Obituary: Owen O'Callaghan
Forward-thinking developer who helped change Cork's streetscape, writes Liam Collins
Owen O'Callaghan, who died last Monday aged 76, was a developer who almost single-handedly changed the streetscape of his 'home-town' Cork, building office blocks, shopping centres and car parks, some of questionable architectural merit, which have left their imprint on the city.
"But above all we will never forget that glint in his eye and his all-bracing inclusive charm for all those that he met," Fr Pat O'Mahony told the congregation at his funeral Mass in Cork last Wednesday.
O'Callaghan's biggest development, however, was not in Cork, but the Quarryvale site in west Dublin, now the sprawling Liffey Valley Shopping Centre, through which he became embroiled in allegations of widespread bribery and corruption which became a major part of the long-running Tribunal of Inquiry into Certain Planning Matters and Payments (Flood/Mahon Tribunal).
The tribunal's 'star' witness, rival developer Tom Gilmartin, claimed that Mr O'Callaghan told him he had given money to Albert Reynolds and Bertie Ahern to facilitate planning designations and, through lobbyist Frank Dunlop, he had bribed the late Liam Lawlor TD and a number of councillors.
From the early 1990s until his death, Mr O'Callaghan was involved in prolonged litigation and legal challenges involving the Tribunal and gave evidence for 38 days between 2004 and 2008, in which he strenuously denied making corrupt payments.
Probably one of the most bizarre episodes was an allegation by Denis 'Starry' O'Brien who claimed to have given Bertie Ahern, then Minister for Labour in the Fianna Fail government, £50,000 in cash on behalf of O'Callaghan as he sat in his State car in the underground car park of the Burlington Hotel in Dublin prior to a post All-Ireland function on September 17, 1989.
It later emerged, after the story was published in the Sunday Business Post in April 2000, that no such reception took place that night in that hotel, that Mr Ahern was not using his State car that night, that the Irish Nationwide Building Society pass book from which the £50,000 was supposedly withdrawn was forged and the account never existed, and that 'Starry' O'Brien was fishing in Co Waterford at the time the meeting was supposed to have taken place.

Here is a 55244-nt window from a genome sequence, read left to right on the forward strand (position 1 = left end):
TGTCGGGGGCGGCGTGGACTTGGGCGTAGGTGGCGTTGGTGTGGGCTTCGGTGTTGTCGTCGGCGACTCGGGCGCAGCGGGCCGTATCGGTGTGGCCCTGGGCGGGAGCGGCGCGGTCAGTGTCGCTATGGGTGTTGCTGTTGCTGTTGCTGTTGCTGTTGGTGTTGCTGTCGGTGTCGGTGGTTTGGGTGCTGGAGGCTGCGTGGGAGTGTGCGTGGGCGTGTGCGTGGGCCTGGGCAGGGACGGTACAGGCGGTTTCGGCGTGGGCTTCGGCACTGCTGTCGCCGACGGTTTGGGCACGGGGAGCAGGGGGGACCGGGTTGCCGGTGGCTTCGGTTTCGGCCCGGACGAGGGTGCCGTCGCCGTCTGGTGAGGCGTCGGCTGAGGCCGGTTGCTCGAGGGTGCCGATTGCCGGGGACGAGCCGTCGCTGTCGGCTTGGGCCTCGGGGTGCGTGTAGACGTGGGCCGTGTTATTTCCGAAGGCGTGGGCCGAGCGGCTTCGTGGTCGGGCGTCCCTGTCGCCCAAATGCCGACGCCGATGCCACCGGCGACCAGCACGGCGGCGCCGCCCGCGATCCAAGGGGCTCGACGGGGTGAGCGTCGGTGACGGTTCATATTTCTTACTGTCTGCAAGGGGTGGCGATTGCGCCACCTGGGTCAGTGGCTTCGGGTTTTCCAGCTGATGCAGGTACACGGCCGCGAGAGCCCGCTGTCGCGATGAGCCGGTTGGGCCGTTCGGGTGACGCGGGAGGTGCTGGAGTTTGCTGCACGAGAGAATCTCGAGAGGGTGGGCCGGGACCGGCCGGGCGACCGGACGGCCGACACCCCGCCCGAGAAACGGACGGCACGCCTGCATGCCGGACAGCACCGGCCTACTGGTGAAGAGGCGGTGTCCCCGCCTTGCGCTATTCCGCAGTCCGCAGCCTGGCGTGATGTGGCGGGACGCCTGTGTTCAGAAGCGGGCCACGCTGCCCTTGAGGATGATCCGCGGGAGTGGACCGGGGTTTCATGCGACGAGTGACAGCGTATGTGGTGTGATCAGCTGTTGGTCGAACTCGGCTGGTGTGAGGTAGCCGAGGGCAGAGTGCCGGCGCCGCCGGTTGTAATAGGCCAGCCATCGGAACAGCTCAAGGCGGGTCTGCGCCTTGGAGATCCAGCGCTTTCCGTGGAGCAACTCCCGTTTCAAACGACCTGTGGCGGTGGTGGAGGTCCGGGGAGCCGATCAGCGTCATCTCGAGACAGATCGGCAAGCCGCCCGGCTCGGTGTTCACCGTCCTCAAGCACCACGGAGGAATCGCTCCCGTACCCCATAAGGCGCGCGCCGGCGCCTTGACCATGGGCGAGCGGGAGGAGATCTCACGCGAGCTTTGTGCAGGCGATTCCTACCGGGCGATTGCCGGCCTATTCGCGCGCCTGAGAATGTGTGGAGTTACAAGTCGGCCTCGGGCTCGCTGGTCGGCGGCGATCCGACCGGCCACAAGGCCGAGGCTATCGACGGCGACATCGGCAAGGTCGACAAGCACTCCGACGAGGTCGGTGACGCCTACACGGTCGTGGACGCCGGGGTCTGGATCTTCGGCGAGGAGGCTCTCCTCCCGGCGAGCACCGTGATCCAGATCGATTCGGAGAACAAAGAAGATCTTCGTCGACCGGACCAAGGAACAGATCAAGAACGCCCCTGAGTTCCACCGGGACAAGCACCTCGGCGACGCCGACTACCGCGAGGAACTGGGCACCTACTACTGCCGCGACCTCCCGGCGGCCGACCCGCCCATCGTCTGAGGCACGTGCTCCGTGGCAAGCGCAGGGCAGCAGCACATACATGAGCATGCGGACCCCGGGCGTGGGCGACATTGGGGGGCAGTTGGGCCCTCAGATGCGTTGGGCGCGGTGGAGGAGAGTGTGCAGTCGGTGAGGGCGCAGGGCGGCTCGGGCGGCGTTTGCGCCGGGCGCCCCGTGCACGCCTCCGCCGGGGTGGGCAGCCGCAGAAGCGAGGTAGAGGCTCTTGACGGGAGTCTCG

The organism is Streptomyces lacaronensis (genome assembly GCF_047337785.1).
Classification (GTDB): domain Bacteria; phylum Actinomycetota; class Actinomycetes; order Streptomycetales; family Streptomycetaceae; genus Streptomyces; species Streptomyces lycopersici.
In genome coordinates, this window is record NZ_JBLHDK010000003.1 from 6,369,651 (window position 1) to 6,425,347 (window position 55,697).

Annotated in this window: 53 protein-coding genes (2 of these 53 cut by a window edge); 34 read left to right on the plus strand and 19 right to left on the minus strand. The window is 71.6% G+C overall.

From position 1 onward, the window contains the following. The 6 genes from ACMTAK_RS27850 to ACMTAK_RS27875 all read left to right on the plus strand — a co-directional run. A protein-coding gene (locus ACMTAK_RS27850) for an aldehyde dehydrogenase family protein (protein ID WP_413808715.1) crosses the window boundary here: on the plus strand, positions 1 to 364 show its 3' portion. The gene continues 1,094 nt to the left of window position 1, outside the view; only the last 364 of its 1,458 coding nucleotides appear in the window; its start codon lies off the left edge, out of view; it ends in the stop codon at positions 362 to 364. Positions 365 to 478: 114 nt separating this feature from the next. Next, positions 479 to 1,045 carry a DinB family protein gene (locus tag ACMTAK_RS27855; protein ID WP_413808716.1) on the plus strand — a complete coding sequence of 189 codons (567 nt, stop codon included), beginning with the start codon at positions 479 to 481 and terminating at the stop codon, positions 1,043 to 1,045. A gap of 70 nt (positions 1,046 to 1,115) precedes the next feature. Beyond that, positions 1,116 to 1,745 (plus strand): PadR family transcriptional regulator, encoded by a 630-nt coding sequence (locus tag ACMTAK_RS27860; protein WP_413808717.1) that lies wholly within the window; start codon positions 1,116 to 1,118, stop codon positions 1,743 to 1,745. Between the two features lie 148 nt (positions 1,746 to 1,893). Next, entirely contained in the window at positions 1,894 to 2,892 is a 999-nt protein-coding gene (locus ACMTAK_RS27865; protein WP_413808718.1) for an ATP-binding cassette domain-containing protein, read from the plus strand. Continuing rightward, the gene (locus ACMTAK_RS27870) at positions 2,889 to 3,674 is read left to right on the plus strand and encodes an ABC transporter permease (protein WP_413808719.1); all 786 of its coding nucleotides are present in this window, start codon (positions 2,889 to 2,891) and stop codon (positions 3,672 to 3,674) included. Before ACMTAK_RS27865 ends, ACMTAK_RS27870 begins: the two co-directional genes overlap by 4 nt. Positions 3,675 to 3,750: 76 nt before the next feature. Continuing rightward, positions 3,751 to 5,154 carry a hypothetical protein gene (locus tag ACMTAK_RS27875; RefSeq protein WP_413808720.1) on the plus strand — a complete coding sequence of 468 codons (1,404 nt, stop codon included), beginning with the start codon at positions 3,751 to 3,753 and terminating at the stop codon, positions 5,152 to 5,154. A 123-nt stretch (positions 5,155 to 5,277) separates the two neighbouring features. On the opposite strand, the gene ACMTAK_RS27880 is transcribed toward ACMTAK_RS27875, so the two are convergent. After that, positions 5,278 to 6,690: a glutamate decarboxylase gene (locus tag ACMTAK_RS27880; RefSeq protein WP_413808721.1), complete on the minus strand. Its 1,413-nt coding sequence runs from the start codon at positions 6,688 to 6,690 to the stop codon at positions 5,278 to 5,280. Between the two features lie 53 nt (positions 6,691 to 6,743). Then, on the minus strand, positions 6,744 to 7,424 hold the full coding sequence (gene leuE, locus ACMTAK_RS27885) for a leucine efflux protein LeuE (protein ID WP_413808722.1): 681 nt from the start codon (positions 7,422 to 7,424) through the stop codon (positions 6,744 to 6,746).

At the time of his death, Mr O'Callaghan was still attempting to overturn tribunal findings against him which were upheld in the High Court in 2013.
The son of a farmer from Ballincollig near Cork city, Owen O'Callaghan, who was born on August 28, 1930, studied to become a chartered surveyor after school and worked originally for the firm of O'Connell & Harley. He left to set up his own house building company OMAC, based in Youghal in 1969 and was so successful that he established O'Callaghan Properties Unlimited in 1979, which continues to this day with his long-time associate John Dean and his son Brian as directors.
He first became embroiled in political controversy in the early 1990s when he attempted to develop a 17-acre site with CIE into a technology park. The site had not been publicly advertised for sale and led to then Fine Gael Minister Michael Lowry levelling accusations of a 'golden circle' of developers connected to Fianna Fail.
There is little doubt that he was well-connected, particularly to Fianna Fail, and Albert Reynolds was a guest in his house - which led to unproven allegations made by Tom Gilmartin, who claimed that Mr O'Callaghan told him he had given the Taoiseach a large sum of money in the bedroom of his Cork mansion at 3am.
He went on to develop the Mahon Point Shopping Centre on a 111-acre site in the Cork suburbs, and others at Opera Lane/Half Moon street, Anderson's Quay, Academy Street, Merchants Quay, North Main Street in the city centre. Although he always lived in Cork he was also behind developments at Arthurs Quay in Limerick, Golden Island in Athlone, Carlow Shopping Centre and Liffey Valley, which was jointly developed with the late Duke of Westminster. He was also involved in projects in Bermondsey and Hammersmith in London.
In the process, he became one of Cork's wealthiest citizens and lived in an estate in Rochestown with his wife, Shelagh, and their children, Brian and Zelda. His 22-year-old daughter, Hazel, died in a tragic accident in 2002 while trying to manoeuvre her horse into a horsebox.
He was well-known around Cork as a genial man who was greeted as Owen by all and helped many good causes in a low-key and what was described as a "discreet" way.
Owen O'Callaghan, who continued to work up to shortly before his death, had some of his loans taken into Nama after the property collapse in 2009, but he always insisted that these were all performing. Unlike many other developers, he also continued house-building, mainly in Cork, right through the down turn and was back developing larger-scale projects at the time of his death.